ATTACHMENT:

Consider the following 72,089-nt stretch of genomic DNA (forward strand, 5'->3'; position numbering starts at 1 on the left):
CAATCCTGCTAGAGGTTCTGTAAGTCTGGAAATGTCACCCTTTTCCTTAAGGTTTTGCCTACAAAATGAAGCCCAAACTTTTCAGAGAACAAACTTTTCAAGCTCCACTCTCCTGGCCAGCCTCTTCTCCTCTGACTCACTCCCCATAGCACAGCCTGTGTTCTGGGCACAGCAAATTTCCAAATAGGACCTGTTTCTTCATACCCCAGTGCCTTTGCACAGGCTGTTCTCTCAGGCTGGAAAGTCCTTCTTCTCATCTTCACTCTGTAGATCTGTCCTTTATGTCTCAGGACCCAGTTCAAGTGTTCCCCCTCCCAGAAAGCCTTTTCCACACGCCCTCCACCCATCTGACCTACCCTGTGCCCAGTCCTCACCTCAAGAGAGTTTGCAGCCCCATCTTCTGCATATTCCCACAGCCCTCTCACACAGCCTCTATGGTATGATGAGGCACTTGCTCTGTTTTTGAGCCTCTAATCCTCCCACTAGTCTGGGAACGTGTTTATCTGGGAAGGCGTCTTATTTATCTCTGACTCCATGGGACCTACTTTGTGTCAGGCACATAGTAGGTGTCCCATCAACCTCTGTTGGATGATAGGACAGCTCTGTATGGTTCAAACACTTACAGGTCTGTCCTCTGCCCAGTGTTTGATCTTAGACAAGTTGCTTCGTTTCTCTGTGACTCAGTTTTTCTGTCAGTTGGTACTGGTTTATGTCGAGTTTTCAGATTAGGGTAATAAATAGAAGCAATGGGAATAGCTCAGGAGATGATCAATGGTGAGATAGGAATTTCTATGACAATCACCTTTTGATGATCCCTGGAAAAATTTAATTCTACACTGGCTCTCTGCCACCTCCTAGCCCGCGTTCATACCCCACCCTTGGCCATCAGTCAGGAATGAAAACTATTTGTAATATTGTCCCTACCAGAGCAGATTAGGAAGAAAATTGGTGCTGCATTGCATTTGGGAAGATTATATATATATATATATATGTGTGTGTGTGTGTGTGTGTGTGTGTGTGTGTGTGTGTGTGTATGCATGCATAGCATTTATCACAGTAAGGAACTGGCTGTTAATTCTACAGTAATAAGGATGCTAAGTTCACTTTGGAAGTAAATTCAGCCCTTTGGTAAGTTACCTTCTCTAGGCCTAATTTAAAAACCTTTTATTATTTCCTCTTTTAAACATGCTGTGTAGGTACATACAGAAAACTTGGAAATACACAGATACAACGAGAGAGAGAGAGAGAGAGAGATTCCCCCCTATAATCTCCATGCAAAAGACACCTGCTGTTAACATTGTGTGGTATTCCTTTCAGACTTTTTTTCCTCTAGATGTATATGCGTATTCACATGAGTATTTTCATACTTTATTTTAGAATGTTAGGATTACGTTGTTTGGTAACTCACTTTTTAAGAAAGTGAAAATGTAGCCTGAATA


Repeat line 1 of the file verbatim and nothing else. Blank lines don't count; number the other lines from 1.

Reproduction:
Consider the following 72,089-nt stretch of genomic DNA (forward strand, 5'->3'; position numbering starts at 1 on the left):